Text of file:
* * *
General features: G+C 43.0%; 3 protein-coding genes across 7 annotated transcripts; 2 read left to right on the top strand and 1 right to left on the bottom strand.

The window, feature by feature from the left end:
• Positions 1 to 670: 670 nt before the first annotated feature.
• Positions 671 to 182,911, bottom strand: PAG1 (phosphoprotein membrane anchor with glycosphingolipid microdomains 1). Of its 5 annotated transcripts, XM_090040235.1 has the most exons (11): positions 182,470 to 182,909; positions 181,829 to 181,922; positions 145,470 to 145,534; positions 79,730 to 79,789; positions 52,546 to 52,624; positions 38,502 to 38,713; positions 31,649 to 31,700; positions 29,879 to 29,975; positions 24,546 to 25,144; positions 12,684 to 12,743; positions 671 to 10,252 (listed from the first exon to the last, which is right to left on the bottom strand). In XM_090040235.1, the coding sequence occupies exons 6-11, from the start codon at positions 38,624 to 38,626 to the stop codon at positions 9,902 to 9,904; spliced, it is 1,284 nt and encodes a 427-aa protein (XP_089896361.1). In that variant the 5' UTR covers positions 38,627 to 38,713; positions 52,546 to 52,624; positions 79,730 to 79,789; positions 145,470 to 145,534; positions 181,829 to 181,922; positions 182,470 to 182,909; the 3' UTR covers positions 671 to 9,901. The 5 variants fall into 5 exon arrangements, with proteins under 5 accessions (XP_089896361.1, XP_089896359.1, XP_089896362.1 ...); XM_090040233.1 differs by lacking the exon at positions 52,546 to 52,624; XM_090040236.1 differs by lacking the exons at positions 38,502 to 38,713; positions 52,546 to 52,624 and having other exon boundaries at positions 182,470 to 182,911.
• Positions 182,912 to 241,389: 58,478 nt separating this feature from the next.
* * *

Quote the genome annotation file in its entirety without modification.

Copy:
General features: G+C 43.0%; 3 protein-coding genes across 7 annotated transcripts; 2 read left to right on the top strand and 1 right to left on the bottom strand.

The window, feature by feature from the left end:
• Positions 1 to 670: 670 nt before the first annotated feature.
• Positions 671 to 182,911, bottom strand: PAG1 (phosphoprotein membrane anchor with glycosphingolipid microdomains 1). Of its 5 annotated transcripts, XM_090040235.1 has the most exons (11): positions 182,470 to 182,909; positions 181,829 to 181,922; positions 145,470 to 145,534; positions 79,730 to 79,789; positions 52,546 to 52,624; positions 38,502 to 38,713; positions 31,649 to 31,700; positions 29,879 to 29,975; positions 24,546 to 25,144; positions 12,684 to 12,743; positions 671 to 10,252 (listed from the first exon to the last, which is right to left on the bottom strand). In XM_090040235.1, the coding sequence occupies exons 6-11, from the start codon at positions 38,624 to 38,626 to the stop codon at positions 9,902 to 9,904; spliced, it is 1,284 nt and encodes a 427-aa protein (XP_089896361.1). In that variant the 5' UTR covers positions 38,627 to 38,713; positions 52,546 to 52,624; positions 79,730 to 79,789; positions 145,470 to 145,534; positions 181,829 to 181,922; positions 182,470 to 182,909; the 3' UTR covers positions 671 to 9,901. The 5 variants fall into 5 exon arrangements, with proteins under 5 accessions (XP_089896361.1, XP_089896359.1, XP_089896362.1 ...); XM_090040233.1 differs by lacking the exon at positions 52,546 to 52,624; XM_090040236.1 differs by lacking the exons at positions 38,502 to 38,713; positions 52,546 to 52,624 and having other exon boundaries at positions 182,470 to 182,911.
• Positions 182,912 to 241,389: 58,478 nt separating this feature from the next.